#### Overview of this book

Businesses today operate online and generate data almost continuously. While not all data in its raw form may seem useful, if processed and analyzed correctly, it can provide you with valuable hidden insights. The Data Analysis Workshop will help you learn how to discover these hidden patterns in your data, to analyze them, and leverage the results to help transform your business. The book begins by taking you through the use case of a bike rental shop. You'll be shown how to correlate data, plot histograms, and analyze temporal features. As you progress, you’ll learn how to plot data for a hydraulic system using the Seaborn and Matplotlib libraries, and explore a variety of use cases that show you how to join and merge databases, prepare data for analysis, and handle imbalanced data. By the end of the book, you'll have learned different data analysis techniques, including hypothesis testing, correlation, and null-value imputation, and will have become a confident data analyst.
Table of Contents (12 chapters)
Preface
1. Bike Sharing Analysis
Free Chapter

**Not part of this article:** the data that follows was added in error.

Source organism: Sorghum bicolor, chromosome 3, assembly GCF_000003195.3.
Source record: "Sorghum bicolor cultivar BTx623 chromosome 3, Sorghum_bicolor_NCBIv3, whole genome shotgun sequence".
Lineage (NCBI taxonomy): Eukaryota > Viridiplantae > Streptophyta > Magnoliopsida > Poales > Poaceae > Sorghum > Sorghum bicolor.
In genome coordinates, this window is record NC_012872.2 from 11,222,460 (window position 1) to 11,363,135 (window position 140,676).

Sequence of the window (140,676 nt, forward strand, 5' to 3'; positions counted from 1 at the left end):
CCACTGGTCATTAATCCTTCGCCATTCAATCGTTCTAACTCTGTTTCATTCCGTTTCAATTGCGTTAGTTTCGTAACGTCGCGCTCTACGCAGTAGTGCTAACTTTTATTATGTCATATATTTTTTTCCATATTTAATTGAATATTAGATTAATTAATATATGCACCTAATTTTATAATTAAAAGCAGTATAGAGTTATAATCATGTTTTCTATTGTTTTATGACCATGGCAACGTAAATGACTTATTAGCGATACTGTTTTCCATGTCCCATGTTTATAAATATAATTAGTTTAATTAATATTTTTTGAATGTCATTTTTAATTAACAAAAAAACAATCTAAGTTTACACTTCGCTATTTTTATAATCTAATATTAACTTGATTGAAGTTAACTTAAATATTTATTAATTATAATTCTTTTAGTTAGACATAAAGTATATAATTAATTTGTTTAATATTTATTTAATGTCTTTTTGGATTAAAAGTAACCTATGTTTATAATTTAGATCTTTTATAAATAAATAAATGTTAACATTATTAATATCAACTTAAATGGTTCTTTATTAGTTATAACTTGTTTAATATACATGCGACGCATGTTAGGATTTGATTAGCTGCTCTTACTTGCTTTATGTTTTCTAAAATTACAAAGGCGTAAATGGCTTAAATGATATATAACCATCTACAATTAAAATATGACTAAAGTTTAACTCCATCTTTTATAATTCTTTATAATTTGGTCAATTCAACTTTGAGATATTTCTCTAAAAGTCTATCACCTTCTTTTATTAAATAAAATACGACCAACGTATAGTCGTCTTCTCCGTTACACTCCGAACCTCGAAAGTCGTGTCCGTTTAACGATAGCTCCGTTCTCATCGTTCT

2. Absenteeism at Work
3. Analyzing Bank Marketing Campaign Data
4. Tackling Company Bankruptcy
5. Analyzing the Online Shopper's Purchasing Intention
6. Analysis of Credit Card Defaulters
7. Analyzing the Heart Disease Dataset
8. Analyzing Online Retail II Dataset
9. Analysis of the Energy Consumed by Appliances
10. Analyzing Air Quality

# Splitting the Features

In the previous section, we saw how the missing values are filled with different types of imputation.

In this section, we will be splitting the dependent variables in the DataFrame into y and the independent variables into X. The dependent variables are an outcome of a process. In our case, this process is whether a company is bankrupt or not. Independent variables (also called features) are the input to our process, which in this case is the rest of the variables.

Splitting the features acts as a precursor to our next step, where we select the most important X variables that determine the dependent variable.

We will need to split the features for mean-imputed DataFrames, as shown in the following code:

```#First DataFrame
X0=mean_imputed_df1.drop('Y',axis=1)
y0=mean_imputed_df1.Y
#Second DataFrame
X1=mean_imputed_df2.drop('Y',axis=1)
y1=mean_imputed_df2.Y
#Third DataFrame
X2=mean_imputed_df3.drop('Y',axis=1)
y2=mean_imputed_df3...```